It was late 1968 when my friend Jenny returned to San Francisco, after a year in New York City, announcing: ”We’re going to start a Women’s LIberation Group.” I had no idea what she was talking about. “A women’s group” she repeated, thinking I didn’t hear her. “NO WAY” I responded. Images of a lonely, sexless life filled my mind before I’d even asked her what on earth that was. A women’s group? “No way” I repeated, “No man will ever come near me again.”
“No way,” I said again. ‘Oh yes we are, we’re starting a women’s liberation group.”…
In 2012, a story by Jeremy Laurence appeared, reporting that a common acne antibiotic was found, quite by accident, to alleviate symptoms in patients with schizophrenia. This was a shocking surprise for some, especially clinicians.
The belief that curing mental illness happens by overcoming childhood trauma has been the anchor of psychotherapy since the last century, despite contrary evidence. The story linking antibiotics and relief from symptoms of schizophrenia is just another piece of empirical data, suggesting that we might be off base in the assumption that childhood trauma explains the etiology of serious mental illnesses.
Therapy is essentially what happens in a relationship designed to help someone feel better psychologically. In the psyche. In the heart. From my perspective as a prosocial psychodynamic psychotherapist, I think it’s a good idea to stick with my clients until they discover their Buddha-nature, their fundamental goodness of heart, their understanding that all the terrible things they’ve gone through themselves and the terrible things they’ve witnessed really weren’t their fault. It should last until my clients have embarked on living the lives they’ve always wanted.
But really, how long should any helpful relationship last? When should you say a…
Anyone who happens to be reading this is a reader, and anyone who is reading can talk. And it’s no exaggeration to say:
If you can talk, you can write.
If you write emails, you can write. If you write tweets, you can write. Anyone reading this–or any other blog, article, or book about writing — is probably already a writer, or if not there yet, (meaning you don’t yet feel “qualified” to identify yourself as a writer), has the capacity to become a writer. A good writer.
To succeed in the modern world, you need to be an engaging…
When San Francisco first locked down in March 2020 I started weekly meetings with some old friends. “Saturday night virtual dinners” we called our gatherings.
Some of us knew we were in for a long haul, some didn’t get it at all. it never crossed their minds that it was deadly serious. No one imagined we’d still be holding our Saturday night dinners a year later. …
Running with the wolves, flying with the eagle
watching with the long-winged hawk, our cat at the window
sunning herself while he stood beneath the tree, eating
a squirrel that used to run in and out of our third-floor windows
cracks in the house are crying for repair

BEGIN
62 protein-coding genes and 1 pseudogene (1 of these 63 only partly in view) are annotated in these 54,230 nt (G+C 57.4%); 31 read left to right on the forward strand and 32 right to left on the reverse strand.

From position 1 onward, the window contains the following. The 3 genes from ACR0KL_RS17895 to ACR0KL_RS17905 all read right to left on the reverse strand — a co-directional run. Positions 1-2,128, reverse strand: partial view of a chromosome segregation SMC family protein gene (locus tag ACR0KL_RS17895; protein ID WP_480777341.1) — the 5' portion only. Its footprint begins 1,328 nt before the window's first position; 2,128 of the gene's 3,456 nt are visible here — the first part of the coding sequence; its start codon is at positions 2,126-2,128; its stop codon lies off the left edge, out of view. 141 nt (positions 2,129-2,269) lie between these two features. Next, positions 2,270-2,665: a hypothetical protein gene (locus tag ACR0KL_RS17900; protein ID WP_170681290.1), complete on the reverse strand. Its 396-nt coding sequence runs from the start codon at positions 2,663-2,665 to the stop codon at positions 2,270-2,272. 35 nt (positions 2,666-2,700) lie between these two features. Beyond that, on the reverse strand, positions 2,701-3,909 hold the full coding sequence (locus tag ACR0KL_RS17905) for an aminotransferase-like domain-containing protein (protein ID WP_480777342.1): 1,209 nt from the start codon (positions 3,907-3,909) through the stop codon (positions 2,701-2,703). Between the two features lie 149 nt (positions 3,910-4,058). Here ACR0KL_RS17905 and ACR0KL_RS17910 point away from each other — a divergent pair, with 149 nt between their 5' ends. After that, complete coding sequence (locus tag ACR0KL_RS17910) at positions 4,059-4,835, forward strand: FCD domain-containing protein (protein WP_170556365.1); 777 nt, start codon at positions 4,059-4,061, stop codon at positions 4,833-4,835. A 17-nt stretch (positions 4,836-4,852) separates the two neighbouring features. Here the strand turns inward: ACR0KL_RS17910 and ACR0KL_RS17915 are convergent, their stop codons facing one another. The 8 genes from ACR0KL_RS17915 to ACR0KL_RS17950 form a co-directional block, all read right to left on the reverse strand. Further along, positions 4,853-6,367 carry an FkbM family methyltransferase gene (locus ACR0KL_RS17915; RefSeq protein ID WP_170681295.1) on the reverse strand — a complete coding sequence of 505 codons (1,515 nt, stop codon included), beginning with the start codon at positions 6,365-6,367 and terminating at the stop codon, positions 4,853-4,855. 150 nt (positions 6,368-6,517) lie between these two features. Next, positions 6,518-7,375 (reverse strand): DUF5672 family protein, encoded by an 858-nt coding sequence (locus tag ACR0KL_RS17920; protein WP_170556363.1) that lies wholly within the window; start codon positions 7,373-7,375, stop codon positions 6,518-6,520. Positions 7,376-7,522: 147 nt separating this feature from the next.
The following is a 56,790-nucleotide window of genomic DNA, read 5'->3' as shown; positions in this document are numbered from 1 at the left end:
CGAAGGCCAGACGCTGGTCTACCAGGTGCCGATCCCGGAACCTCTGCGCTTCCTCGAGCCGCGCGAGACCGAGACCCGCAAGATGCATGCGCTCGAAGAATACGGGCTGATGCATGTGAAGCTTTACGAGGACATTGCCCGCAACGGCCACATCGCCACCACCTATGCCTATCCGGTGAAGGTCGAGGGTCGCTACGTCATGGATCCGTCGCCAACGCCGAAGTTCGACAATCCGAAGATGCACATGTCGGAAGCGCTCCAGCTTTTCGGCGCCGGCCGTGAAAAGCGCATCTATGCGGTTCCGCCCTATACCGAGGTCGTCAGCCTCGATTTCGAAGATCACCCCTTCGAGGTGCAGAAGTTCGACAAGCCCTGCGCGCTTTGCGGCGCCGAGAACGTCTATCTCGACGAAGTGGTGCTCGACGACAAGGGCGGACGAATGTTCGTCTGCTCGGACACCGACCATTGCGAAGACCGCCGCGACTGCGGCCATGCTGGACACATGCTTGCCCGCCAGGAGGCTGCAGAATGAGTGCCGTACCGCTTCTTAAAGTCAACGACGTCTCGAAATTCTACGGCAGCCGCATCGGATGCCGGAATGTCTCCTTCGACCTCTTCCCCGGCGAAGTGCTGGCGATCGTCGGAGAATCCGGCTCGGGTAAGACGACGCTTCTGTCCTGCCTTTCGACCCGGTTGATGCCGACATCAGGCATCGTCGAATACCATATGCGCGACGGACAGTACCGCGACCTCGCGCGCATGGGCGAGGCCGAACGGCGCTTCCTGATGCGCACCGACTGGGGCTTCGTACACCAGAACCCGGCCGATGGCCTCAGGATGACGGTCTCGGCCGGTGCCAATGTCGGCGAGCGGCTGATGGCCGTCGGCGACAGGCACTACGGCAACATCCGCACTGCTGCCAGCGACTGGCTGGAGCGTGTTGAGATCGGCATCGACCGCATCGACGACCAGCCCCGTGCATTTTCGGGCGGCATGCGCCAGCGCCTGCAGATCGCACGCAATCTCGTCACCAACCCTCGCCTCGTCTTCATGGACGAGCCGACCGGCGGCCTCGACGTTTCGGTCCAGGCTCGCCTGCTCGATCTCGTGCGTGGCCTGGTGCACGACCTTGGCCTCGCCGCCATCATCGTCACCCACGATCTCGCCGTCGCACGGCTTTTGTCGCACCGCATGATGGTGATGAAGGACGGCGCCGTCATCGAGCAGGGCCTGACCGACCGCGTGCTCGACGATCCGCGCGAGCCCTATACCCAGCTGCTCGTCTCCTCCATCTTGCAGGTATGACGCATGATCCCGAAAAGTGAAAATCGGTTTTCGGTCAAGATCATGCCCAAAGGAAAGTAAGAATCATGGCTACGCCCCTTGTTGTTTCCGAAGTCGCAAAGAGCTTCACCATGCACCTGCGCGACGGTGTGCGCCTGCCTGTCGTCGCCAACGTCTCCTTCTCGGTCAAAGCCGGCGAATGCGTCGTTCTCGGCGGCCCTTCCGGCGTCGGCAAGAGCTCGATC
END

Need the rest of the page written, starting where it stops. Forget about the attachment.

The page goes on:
the squeaky stairs get soggy when it rains
the kitchen pipes are blocked I keep insisting
what wilder animal waits until the lights go out
crawling through the tiny hole into the kitchen
How do all those crumbs fall everywhere
making sure the hidden pregnant mama
has way more food than she…
A few years ago I decided to add an hour of writing to my Research Methods and Statistics class. Initially, I thought of it as a simple “study hall” — offered during our regular class time. I thought it would give my overly-burdened students some extra time to work independently on their dissertation proposals.
My students were all enrolled in our doctoral program of clinical psychology. You might assume — rightfully — that they were all smart and ambitious. They had to be relatively smart to get into the program, and if they weren’t ambitious, they wouldn’t have been out…
Awhile back a comment from a Republican Senator grabbed me, reminding me of something I’d written and published, somewhere. In a left-leaning interview, the Senator had been asked: “Why did you even consider voting against the impeachment of Donald Trump, when you knew Biden’s victory was the result of an honest and fair election?” Without a pause, he said “I’m afraid. I’m afraid of the threats against my wife, my family.” It rang a bell. I found the old publication in my blog “Our Empathic Nature,” Psychology Today, January 16, 2013:
Our fascination with psychotherapy has grown since the early years when Sigmund Freud was meeting with women in his home office, trying to help them overcome their problems -their “neuroses”-by delving into the conscious and unconscious mind, supposedly on display through uncensored speech.
Of course, no one can really do that. We’re always censoring what we say. But dutiful patients complied. Instead of protesting, refusing to do the impossible, they put on a show. This was life in the Victorian era when female sexuality was a dark secret.
Given the instruction to say whatever came to mind, one can imagine…
Psychologist, Professor, Wright Institute, Clinical Practice, Coaching, & Consultation